F1 restoration: Jordan 195

Warren Stean’s gearbox required fresh internals, but there was a solution. Stoke-on-Trent isn’t renowned as an F1 hotbed…

My Jordan-Peugeot 195 was sold to me with its original gearbox casing and some internals. I didn’t have the chance to pull the ’box apart before buying it, which made it the largest area of potential concern I faced in restoring the vehicle. Transmissions are complex items on any racing car, and that is very much the case on Formula 1 machinery.

When restoring an F1 car to use, rather than simply as a static display, the gearbox generally provides the same, if not a greater, challenge than the engine. During my research, I was surprised to discover that the Jordan had the only seven-speed gearbox on the grid in 1995, and it was clearly important that it remained in this configuration.

Because we wanted to be able to run the Jordan in anger, it was important that we had a reliable supply of gearbox internals. Several components within the gearbox were missing and we had no history of the use of the parts that were there. That meant it made sense to design new internals that would allow us rapidly to produce spares as required and accurately gauge the life of components.

The redesign and manufacture of the internals has been undertaken by Elite Racing Transmissions in Stoke. The original magnesium gearbox casing, differential and driveshafts have all been retained, but Elite has designed a new crown wheel and pinion, barrel, shift forks, main shafts, dogrings and ratios from new. These have then been manufactured using the latest high-performance materials.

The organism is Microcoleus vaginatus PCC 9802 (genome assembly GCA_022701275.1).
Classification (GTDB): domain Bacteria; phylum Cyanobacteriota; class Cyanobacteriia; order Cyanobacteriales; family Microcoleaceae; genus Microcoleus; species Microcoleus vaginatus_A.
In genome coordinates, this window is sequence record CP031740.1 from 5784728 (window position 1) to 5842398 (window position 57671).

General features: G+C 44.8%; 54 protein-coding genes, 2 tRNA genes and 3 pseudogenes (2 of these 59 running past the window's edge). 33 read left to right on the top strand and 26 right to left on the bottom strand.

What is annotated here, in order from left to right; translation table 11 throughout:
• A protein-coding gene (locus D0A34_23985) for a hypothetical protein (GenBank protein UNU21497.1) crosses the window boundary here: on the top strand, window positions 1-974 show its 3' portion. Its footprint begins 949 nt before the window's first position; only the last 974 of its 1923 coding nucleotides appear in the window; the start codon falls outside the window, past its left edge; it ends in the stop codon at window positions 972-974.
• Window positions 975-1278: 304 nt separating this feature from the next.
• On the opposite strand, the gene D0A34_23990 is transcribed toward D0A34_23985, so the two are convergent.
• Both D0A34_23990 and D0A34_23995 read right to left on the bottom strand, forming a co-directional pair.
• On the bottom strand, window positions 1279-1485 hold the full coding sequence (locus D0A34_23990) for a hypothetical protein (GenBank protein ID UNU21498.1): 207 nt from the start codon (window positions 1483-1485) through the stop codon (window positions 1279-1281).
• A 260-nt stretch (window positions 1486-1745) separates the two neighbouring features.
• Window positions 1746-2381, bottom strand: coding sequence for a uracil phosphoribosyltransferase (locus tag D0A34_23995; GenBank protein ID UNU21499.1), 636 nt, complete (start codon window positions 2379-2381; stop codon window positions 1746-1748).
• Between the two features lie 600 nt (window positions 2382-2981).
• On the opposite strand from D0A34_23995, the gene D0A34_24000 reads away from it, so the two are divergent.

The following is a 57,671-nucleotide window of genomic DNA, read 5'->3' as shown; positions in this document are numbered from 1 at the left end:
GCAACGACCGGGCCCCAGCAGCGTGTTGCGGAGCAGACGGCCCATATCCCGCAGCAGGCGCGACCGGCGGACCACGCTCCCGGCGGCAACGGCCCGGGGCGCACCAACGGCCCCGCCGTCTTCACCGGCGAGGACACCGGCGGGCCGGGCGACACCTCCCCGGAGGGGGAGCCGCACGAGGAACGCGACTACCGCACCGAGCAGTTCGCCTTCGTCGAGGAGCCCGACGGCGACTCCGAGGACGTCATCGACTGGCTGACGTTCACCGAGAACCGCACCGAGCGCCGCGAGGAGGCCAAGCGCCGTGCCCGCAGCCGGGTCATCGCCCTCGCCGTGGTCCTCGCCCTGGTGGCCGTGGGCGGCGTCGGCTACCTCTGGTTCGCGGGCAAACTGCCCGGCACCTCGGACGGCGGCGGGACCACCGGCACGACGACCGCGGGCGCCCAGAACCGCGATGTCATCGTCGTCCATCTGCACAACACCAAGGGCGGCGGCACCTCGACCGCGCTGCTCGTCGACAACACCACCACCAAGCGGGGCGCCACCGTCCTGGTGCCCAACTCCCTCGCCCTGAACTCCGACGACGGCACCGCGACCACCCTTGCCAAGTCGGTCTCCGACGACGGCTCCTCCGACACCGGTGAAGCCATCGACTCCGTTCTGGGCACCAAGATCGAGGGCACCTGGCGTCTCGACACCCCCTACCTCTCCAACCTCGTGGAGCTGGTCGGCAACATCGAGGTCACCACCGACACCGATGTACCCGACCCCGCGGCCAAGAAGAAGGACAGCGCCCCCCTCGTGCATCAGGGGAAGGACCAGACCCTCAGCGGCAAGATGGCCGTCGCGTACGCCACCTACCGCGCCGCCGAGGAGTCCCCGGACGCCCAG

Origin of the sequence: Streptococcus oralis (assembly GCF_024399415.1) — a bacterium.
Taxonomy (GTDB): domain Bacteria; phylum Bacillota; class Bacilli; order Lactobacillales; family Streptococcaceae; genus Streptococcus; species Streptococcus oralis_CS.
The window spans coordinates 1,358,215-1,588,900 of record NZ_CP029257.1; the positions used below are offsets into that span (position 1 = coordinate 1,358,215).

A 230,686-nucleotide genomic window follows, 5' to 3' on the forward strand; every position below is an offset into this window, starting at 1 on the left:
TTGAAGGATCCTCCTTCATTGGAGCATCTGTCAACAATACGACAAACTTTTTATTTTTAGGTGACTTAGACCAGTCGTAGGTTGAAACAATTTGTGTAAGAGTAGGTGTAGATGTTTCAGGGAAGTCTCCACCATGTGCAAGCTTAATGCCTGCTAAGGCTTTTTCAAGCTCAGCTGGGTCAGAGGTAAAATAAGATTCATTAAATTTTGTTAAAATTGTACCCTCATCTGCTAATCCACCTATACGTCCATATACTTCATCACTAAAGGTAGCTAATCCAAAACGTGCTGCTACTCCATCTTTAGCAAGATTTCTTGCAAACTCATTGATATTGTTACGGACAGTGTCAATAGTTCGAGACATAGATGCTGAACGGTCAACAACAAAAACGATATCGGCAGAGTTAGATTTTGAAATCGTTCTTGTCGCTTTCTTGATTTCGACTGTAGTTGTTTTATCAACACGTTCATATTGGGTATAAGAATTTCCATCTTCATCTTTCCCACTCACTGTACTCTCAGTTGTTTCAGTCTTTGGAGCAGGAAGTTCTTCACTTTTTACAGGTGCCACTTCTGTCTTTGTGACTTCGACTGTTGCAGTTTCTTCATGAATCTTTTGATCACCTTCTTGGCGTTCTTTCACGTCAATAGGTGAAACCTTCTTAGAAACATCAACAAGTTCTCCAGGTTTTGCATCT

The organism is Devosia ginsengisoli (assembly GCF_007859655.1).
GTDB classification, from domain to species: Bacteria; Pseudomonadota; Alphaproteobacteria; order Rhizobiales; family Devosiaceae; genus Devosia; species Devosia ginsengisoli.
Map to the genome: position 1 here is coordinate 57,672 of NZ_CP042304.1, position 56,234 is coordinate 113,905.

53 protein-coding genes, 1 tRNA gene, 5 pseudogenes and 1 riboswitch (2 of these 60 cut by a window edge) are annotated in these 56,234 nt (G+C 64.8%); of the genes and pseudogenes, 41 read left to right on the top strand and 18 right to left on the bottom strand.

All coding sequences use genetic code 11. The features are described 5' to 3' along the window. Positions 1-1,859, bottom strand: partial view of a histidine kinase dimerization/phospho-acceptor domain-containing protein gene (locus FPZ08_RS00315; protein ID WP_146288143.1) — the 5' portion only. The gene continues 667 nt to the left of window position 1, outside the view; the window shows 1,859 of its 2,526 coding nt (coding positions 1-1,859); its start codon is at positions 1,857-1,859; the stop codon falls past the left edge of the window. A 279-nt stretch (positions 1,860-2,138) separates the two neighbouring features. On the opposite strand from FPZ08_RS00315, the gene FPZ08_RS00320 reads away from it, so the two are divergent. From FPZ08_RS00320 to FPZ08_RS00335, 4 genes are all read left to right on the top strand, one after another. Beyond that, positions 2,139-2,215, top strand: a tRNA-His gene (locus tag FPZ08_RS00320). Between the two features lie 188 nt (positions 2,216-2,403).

The original gear-selector mechanism has also been retained, including the shuttle and detent assembly. A new pneumatic actuator, which fits to the selector as per the original hydraulic example, has been designed to provide gearchange actuation. The performance and operation of the gearbox will be as per original with seven speeds and a paddleshift, but the consumable components within the ’box are now part numbered and can be ordered as and when required. This is going to greatly improves the serviceability and speed of repreparation.

The use of modern materials and CAD in the design of the replacement components means it has been possible to help negate some common issues with this period of gearbox, which wouldn’t have been possible using original components. It should perform better than it ever did in 1995.

Now that the gearbox is complete — and the fuel tank and pumps installed, the suspension components re-engineered and manufactured — the engine is being stripped, inspected and serviced. It is starting to feel as if, finally, there will be a beautifully restored, very loud V10 F1 car ready to take to the track very soon.

My thoughts are now turning to decisions such as where best to give the car its first shakedown test, what do I want to do with the car once it is finished and what is it going to feel like driving an F1 car? Not long now. I just hope there aren’t any surprises inside the engine…

Next month: Will there be any nasty surprises in the engine bay? And potential uses for a rebuilt mid-1990s F1 car
Thanks to: Tour-de-Force Power Engineering, Bedford; Engine Developments, Rugby; Elite Transmissions, Stoke